Exhibit 1: Major Economy PMIs

Source: FactSet and S&P Global, as of 21/3/2024. Flash PMIs are preliminary estimates based on 85% – 90% of responses.

Japan’s Illusory Export Jump

Japan’s February exports rose 7.8% y/y, beating expectations, though they decelerated from January’s 11.9%.[xxii] Headlines we read touted this as the third straight month of growth with gains in all major trading partners (US, EU, China) and in diverse sectors—autos, semiconductor manufacturing and tourism. But hold on. This is all valued in yen, which has weakened -9.0% over the last year against the dollar, flattering export gains.[xxiii] On a volume basis, which strips the yen’s swings out, exports fell -1.6% y/y in February, partially reversing the prior two months’ growth.[xxiv] With optimism toward Japan rising in financial publications we cover—due partly to improving headline trade data—we think this is worth keeping an eye on.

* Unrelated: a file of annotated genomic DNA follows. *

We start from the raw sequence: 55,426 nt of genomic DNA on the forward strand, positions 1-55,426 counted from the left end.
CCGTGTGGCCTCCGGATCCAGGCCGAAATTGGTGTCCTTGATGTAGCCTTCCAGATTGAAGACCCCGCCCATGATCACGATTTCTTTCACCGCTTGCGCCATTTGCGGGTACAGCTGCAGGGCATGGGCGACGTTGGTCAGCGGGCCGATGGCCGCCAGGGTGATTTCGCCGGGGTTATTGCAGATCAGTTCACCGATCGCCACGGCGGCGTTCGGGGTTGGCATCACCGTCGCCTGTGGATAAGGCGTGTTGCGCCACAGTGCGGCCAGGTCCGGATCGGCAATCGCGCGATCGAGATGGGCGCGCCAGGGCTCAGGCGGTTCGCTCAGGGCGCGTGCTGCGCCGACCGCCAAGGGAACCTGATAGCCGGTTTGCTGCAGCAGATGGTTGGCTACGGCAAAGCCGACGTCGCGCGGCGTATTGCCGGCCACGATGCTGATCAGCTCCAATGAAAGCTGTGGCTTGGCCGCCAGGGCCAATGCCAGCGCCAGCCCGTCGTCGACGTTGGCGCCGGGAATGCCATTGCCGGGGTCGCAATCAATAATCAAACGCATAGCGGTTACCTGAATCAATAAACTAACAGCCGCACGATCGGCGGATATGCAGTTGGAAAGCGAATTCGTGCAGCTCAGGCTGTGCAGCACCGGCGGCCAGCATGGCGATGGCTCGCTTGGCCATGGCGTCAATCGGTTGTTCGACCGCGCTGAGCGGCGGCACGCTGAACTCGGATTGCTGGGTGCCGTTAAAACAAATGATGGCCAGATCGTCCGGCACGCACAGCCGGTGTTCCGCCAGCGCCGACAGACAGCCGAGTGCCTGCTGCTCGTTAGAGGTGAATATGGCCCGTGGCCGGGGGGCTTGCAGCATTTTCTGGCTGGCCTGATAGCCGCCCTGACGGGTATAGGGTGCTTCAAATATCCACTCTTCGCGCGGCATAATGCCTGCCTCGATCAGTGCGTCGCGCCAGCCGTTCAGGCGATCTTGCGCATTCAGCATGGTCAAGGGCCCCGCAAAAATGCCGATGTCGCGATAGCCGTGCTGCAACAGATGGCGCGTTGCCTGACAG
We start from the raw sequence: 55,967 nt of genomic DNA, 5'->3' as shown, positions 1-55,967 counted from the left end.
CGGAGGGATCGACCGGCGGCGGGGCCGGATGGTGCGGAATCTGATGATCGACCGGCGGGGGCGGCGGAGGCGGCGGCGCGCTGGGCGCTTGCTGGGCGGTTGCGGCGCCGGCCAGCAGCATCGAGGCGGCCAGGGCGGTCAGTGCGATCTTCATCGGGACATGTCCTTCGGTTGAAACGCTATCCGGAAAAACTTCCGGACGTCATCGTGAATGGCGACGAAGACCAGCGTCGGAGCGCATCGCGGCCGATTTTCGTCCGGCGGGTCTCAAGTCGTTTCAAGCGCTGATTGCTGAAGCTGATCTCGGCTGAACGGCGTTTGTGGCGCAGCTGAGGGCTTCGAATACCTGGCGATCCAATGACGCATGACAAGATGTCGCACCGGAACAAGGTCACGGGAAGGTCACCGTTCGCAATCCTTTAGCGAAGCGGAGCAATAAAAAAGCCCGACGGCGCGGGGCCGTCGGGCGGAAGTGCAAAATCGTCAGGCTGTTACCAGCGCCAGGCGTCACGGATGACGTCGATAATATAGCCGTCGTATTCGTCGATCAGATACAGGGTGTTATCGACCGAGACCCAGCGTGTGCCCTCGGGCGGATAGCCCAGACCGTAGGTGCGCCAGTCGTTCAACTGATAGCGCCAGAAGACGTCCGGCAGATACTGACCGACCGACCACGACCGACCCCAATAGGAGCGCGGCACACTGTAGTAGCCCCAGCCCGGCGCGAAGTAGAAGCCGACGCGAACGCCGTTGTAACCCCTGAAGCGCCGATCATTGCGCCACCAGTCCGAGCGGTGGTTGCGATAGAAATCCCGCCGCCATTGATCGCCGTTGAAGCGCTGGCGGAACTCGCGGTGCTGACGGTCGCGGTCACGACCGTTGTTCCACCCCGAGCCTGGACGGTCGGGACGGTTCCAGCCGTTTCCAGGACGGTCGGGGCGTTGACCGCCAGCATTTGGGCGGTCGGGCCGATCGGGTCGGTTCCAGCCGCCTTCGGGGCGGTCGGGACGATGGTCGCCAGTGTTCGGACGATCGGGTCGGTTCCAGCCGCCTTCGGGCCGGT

Don’t Overthink Slowing UK Inflation

Lastly, the UK Consumer Price Index (CPI) decelerated to 3.4% y/y from 4.0%—its slowest in two and a half years—as inflation (increasing prices economy-wide) continues to subside globally, even in heretofore stubborn areas.[xxv] Improvement was broad-based, with even supposedly slow-to-improve services inflation falling to 6.1% y/y from 6.5%.[xxvi] This doesn’t seem to be inspiring much cheer amongst commentators we follow, though: Whilst easing prices undercut their warnings over faster inflation, the UK’s National Living Wage is set to rise 9.8% in April, rekindling them.[xxvii] But that isn’t how inflation works, in our view: Wages tend to follow inflation—they don’t lead or drive it. To us, this alarm over a false factor—painting rising wages as negative—shows sentiment is still sceptical, which likely helps reality top expectations.